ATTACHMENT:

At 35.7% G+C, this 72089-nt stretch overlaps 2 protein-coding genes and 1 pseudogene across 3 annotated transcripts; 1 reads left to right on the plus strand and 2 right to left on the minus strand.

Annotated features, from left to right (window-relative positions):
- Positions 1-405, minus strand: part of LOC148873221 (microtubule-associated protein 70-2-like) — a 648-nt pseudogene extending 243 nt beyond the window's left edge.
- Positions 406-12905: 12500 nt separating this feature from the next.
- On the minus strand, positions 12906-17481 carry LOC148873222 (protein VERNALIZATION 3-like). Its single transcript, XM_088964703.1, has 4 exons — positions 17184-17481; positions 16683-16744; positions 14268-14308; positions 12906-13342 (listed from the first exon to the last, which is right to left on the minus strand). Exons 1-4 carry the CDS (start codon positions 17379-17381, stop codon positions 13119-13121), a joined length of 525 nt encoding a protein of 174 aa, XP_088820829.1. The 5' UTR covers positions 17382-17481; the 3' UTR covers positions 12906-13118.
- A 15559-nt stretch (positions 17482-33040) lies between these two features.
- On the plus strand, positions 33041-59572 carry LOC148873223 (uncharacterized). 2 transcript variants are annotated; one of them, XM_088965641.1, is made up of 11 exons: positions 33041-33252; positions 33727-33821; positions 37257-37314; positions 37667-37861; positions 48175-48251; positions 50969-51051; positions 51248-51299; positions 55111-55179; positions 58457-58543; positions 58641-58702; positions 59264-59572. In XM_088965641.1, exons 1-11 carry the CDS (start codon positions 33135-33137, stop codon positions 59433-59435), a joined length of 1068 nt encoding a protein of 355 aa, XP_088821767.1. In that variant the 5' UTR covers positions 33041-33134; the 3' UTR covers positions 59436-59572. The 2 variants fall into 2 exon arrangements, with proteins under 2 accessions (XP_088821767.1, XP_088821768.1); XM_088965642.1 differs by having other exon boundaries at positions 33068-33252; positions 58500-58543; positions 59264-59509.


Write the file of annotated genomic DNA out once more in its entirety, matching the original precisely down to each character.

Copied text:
At 35.7% G+C, this 72089-nt stretch overlaps 2 protein-coding genes and 1 pseudogene across 3 annotated transcripts; 1 reads left to right on the plus strand and 2 right to left on the minus strand.

Annotated features, from left to right (window-relative positions):
- Positions 1-405, minus strand: part of LOC148873221 (microtubule-associated protein 70-2-like) — a 648-nt pseudogene extending 243 nt beyond the window's left edge.
- Positions 406-12905: 12500 nt separating this feature from the next.
- On the minus strand, positions 12906-17481 carry LOC148873222 (protein VERNALIZATION 3-like). Its single transcript, XM_088964703.1, has 4 exons — positions 17184-17481; positions 16683-16744; positions 14268-14308; positions 12906-13342 (listed from the first exon to the last, which is right to left on the minus strand). Exons 1-4 carry the CDS (start codon positions 17379-17381, stop codon positions 13119-13121), a joined length of 525 nt encoding a protein of 174 aa, XP_088820829.1. The 5' UTR covers positions 17382-17481; the 3' UTR covers positions 12906-13118.
- A 15559-nt stretch (positions 17482-33040) lies between these two features.
- On the plus strand, positions 33041-59572 carry LOC148873223 (uncharacterized). 2 transcript variants are annotated; one of them, XM_088965641.1, is made up of 11 exons: positions 33041-33252; positions 33727-33821; positions 37257-37314; positions 37667-37861; positions 48175-48251; positions 50969-51051; positions 51248-51299; positions 55111-55179; positions 58457-58543; positions 58641-58702; positions 59264-59572. In XM_088965641.1, exons 1-11 carry the CDS (start codon positions 33135-33137, stop codon positions 59433-59435), a joined length of 1068 nt encoding a protein of 355 aa, XP_088821767.1. In that variant the 5' UTR covers positions 33041-33134; the 3' UTR covers positions 59436-59572. The 2 variants fall into 2 exon arrangements, with proteins under 2 accessions (XP_088821767.1, XP_088821768.1); XM_088965642.1 differs by having other exon boundaries at positions 33068-33252; positions 58500-58543; positions 59264-59509.